At the time of writing this report, I have climbed 57 of the 14ers ever (56 in 2020). Oftentimes, there is a stretch when trying to get back to the car when you're like, 'Where the f*ck is the car?!? I'm sooooo ready to be done with this hike!' This phenomenon on Greys-Torries is one of the worst of all the peaks. The segment between the upper basin and the parking lot seems to truly go on forever, never stopping. For some reason, I feel like this is one of the worst peaks for this phenomenon.
It took us 5 hours 9 minutes to complete this climb, car to car. Not bad for a 14er virgin!
I drove out to near Aspen later that day and met up with my family who were glamping near Basalt for the weekend with some family friends. It felt weird being kind of a dirtbag who had been camping an average of like 4-5 nights a week for 2 months suddenly going glamping with a bunch of city slickers. Glamping was nice, don't get me wrong, but I still prefer suffer camping over glamping. It's way more of a valuable experience, in my mind, because it really makes you appreciate everything a lot more and simply have more gratefulness in your life. Just my preference, though.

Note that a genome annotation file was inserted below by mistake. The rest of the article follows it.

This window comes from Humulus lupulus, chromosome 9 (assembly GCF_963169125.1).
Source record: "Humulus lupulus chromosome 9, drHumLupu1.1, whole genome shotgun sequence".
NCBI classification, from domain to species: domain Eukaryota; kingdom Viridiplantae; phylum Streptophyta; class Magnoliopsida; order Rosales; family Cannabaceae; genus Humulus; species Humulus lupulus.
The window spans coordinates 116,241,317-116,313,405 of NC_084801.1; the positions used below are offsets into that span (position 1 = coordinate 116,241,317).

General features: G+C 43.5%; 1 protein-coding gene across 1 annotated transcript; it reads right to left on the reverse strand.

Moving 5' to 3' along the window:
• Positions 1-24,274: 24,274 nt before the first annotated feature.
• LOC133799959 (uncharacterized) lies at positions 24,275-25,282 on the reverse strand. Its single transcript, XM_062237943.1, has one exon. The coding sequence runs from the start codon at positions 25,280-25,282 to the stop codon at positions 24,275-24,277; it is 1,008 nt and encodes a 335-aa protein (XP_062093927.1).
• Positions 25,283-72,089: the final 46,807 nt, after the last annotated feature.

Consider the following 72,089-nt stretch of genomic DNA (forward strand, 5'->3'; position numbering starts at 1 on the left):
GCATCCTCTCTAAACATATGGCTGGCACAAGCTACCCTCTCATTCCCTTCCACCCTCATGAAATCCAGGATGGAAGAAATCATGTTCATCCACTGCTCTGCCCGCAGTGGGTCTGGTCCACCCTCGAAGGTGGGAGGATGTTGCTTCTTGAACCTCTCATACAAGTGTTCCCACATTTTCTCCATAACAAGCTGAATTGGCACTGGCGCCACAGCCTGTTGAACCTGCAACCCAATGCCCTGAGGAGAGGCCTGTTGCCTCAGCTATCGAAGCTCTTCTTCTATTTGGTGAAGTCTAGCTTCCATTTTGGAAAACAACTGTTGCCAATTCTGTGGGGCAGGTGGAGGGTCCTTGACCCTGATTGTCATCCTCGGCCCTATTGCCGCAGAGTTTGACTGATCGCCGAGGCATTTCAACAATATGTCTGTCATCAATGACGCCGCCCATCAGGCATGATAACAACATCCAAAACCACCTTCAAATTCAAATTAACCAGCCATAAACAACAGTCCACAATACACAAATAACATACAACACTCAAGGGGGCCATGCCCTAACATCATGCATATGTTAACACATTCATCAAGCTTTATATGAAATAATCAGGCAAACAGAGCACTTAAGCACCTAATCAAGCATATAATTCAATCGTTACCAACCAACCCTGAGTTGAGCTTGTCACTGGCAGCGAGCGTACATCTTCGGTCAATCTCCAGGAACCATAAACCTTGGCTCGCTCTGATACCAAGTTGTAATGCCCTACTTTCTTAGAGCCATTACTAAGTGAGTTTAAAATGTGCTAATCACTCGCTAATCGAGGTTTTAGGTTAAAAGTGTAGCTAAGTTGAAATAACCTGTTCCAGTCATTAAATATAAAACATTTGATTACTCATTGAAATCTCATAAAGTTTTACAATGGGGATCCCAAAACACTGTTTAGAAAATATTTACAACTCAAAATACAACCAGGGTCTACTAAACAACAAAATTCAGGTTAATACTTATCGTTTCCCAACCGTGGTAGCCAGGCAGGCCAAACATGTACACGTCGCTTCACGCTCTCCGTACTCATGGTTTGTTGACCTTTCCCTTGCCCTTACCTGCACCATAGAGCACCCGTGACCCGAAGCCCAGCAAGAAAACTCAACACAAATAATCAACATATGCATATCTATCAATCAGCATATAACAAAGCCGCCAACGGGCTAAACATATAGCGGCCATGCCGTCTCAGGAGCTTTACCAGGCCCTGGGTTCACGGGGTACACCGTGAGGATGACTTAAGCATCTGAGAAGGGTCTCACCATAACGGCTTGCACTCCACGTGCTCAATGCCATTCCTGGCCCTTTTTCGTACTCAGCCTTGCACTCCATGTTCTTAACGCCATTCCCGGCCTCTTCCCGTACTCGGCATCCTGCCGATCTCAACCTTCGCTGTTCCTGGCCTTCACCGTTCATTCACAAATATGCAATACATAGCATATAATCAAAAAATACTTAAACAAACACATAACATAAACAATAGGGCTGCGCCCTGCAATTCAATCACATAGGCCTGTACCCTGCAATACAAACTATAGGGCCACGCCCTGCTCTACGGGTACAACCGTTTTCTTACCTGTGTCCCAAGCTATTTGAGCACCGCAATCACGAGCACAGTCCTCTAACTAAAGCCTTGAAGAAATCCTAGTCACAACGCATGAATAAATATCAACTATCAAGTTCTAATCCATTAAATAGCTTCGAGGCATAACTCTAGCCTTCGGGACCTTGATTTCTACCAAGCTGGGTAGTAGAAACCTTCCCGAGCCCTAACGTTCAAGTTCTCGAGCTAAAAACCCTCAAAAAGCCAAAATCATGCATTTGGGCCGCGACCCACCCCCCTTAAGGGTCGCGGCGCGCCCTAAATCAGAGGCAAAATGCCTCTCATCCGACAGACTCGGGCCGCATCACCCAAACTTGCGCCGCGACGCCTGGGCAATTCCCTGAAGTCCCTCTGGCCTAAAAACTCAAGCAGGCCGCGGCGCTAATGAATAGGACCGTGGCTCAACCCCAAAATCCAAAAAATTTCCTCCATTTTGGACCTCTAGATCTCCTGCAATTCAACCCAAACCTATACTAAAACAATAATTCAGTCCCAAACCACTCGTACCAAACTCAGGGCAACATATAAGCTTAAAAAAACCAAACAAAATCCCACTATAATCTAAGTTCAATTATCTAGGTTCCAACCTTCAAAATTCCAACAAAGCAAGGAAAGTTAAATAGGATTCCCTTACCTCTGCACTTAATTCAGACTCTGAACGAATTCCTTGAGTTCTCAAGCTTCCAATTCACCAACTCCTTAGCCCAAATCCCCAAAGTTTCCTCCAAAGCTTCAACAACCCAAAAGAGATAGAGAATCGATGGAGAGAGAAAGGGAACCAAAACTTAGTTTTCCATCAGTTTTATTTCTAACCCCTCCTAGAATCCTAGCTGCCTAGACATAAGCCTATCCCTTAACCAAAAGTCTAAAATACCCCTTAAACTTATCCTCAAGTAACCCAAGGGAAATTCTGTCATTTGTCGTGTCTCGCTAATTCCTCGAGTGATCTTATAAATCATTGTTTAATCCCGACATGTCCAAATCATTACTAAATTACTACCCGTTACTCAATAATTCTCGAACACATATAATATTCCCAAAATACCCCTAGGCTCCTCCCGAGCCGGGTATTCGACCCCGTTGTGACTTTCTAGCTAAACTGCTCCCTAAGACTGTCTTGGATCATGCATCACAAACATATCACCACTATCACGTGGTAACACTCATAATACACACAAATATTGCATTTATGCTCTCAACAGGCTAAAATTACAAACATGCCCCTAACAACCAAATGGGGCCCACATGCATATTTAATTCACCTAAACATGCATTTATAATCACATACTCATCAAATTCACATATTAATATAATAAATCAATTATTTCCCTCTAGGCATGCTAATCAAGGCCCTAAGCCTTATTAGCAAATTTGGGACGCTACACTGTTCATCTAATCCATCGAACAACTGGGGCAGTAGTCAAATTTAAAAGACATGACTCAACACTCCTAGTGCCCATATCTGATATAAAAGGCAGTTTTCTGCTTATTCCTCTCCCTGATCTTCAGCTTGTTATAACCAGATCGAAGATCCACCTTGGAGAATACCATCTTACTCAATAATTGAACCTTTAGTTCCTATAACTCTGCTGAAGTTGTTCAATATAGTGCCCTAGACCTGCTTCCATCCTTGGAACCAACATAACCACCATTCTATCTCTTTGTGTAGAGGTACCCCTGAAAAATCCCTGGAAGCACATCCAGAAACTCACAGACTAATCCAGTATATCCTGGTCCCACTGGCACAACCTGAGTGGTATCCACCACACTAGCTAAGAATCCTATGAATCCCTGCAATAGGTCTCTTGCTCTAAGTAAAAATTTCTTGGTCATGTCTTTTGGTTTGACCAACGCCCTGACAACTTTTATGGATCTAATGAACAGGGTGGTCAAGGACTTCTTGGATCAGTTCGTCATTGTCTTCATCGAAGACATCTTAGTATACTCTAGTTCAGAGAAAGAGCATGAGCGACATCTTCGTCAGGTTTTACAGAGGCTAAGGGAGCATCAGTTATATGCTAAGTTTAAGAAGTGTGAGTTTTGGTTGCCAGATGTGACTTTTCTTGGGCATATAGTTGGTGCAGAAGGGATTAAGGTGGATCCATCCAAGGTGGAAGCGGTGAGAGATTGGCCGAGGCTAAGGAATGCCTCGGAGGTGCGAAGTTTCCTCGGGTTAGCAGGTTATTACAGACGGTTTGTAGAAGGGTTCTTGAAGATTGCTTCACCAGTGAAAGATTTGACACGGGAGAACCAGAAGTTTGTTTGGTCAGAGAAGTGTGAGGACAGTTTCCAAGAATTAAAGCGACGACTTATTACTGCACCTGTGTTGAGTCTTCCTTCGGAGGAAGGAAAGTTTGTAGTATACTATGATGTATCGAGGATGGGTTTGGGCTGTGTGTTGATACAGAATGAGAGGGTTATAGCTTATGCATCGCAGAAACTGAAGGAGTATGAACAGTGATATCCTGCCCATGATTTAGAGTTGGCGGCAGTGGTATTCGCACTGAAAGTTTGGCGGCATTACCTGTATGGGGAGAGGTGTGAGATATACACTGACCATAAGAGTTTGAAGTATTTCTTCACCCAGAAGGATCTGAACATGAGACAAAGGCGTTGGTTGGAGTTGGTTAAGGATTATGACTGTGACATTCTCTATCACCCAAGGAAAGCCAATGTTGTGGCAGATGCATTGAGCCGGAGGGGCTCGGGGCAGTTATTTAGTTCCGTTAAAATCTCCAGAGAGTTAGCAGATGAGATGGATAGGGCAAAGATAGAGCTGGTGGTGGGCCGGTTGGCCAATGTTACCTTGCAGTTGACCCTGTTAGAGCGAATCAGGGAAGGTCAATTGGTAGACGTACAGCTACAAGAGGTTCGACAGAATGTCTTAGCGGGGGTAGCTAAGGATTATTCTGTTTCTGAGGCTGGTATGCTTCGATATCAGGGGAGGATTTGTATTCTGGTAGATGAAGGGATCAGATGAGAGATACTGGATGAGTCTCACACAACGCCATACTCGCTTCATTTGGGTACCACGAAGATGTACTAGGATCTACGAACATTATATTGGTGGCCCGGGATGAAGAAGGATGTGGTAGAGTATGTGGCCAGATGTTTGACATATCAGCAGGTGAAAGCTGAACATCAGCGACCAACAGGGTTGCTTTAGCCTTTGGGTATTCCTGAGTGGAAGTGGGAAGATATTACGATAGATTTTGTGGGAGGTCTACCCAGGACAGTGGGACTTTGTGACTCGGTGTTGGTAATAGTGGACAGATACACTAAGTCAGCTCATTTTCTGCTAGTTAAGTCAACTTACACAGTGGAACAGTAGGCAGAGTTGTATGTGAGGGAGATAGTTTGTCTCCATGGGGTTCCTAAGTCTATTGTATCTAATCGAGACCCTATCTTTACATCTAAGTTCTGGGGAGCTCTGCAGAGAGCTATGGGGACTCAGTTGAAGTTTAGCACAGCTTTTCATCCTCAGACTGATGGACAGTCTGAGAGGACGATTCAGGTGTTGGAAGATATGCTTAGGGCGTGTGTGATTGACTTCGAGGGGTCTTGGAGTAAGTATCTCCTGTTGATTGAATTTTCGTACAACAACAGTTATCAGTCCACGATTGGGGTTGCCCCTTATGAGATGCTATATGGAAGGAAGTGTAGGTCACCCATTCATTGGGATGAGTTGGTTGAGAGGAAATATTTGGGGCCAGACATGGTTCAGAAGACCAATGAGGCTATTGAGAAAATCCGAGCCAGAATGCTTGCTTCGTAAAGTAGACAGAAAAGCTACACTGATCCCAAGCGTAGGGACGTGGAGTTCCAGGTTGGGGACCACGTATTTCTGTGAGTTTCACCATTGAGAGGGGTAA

The next afternoon, I met up with Alec (CaptCO). Here's our plan: backpack up the 8 miles from the Snowmass Creek trailhead to Snowmass Lake and camp for the night. Wake up semi-early the next morning, go summit Snowmass Mountain, then come back to the lake and pack up camp. Backpack back down to the trailhead and drive home.
We began backpacking from the parking lot at around 5 pm with like 8 miles and 2900 ft of gain ahead of us to where we would set up camp at Snowmass Lake. We made it up to the lake at about 8-8:30, which was fairly quick I feel, considering we actually had quite a bit of weight on our backs with the camping gear, food, and ice axe and crampons.